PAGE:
Clinical and pathological comparison of proximal and distal colorectal adenocarcinoma
Keywords:Colorectal neoplasms, surgery, human
AIM: Colorectal cancer is a major cause of morbidity and mortality worldwide. Recent studies suggest that proximal and distal colorectal cancers may represent different forms of the disease. The purpose of this study was to evaluate demographic, clinical and pathologic characteristics of colorectal cancer regarding the distribution within the colon and rectum.
METHODS: One hundred fifty-five consecutive patients with primary colorectal carcinoma were analyzed. Proximal (up to the splenic flexure) and distal (splenic flexure to the rectum) colorectal cancers were compared regarding age, gender, stage, differentiation, mucinous content and the presence of distant metastases and peritoneal carcinosis.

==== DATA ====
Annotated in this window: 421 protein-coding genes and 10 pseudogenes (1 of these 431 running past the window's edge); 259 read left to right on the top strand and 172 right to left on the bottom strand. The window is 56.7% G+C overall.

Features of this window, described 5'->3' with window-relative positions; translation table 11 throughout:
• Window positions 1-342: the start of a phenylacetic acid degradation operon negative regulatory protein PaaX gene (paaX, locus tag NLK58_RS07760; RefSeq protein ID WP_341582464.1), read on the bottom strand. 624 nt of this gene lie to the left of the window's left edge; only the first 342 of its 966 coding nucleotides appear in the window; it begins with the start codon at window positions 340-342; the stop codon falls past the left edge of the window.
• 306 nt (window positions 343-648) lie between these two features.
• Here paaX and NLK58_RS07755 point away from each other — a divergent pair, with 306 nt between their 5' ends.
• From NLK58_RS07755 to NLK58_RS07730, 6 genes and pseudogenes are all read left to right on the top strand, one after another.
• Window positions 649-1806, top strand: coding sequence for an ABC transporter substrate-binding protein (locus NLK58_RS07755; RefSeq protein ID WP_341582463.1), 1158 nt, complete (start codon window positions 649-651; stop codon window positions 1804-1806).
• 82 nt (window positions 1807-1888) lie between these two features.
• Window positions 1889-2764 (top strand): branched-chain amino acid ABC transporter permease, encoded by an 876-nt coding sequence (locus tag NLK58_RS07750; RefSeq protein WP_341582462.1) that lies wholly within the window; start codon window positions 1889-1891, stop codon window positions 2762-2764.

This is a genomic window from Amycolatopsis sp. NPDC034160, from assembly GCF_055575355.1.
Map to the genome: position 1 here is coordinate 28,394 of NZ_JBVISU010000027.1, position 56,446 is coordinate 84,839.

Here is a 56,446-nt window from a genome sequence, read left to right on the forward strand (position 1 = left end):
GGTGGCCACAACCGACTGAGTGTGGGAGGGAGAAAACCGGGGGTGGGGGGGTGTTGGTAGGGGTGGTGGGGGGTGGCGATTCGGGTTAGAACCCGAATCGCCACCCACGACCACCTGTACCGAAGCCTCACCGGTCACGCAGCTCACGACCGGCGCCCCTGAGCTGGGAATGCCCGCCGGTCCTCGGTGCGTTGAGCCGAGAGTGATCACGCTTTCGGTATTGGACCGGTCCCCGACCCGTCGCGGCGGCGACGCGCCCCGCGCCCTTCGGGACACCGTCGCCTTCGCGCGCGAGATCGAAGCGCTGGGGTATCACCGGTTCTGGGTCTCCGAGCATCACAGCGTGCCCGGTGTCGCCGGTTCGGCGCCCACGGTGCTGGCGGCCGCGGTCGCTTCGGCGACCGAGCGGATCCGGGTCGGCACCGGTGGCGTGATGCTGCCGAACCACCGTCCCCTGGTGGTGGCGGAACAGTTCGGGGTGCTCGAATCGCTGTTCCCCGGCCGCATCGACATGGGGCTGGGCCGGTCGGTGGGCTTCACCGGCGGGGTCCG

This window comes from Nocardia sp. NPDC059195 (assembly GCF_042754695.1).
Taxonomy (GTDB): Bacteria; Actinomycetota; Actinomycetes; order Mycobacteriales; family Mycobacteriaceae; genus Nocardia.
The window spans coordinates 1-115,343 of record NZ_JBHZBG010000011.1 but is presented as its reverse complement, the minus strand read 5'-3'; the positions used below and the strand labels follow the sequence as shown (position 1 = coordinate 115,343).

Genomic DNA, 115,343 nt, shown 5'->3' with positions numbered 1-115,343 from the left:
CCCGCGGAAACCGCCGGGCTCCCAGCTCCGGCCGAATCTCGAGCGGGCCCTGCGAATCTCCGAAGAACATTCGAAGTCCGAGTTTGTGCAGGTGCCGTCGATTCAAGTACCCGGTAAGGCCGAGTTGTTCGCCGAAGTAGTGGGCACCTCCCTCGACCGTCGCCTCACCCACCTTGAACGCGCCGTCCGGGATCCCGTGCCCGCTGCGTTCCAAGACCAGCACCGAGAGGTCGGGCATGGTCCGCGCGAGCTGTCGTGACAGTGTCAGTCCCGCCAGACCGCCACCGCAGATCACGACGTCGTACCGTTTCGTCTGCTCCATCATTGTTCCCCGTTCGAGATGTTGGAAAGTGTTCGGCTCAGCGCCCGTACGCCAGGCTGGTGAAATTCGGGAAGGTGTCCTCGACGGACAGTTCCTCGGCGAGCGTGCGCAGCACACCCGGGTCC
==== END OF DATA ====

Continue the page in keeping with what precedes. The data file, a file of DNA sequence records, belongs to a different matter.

RESULTS: No significant difference in age and gender was observed between proximal and distal tumors. Proximal tumors were not significantly more advanced at the time of diagnosis compared to distal tumors according to tumor size, Dukes and Astler-Coller classification. However, proximal tumors had significantly higher frequency of pT4 stage, liver metastases, peritoneal carcinosis and poor differentiation. Mucinous carcinomas were found more often in the proximal colon, but not significantly.
CONCLUSION: These results support the hypothesis that proximal and distal colorectal cancers may have different biological behavior. Further large studies should be performed to evaluate the clinical significance of differences found in this study, and possible impact on screening, diagnosis, therapy and survival.
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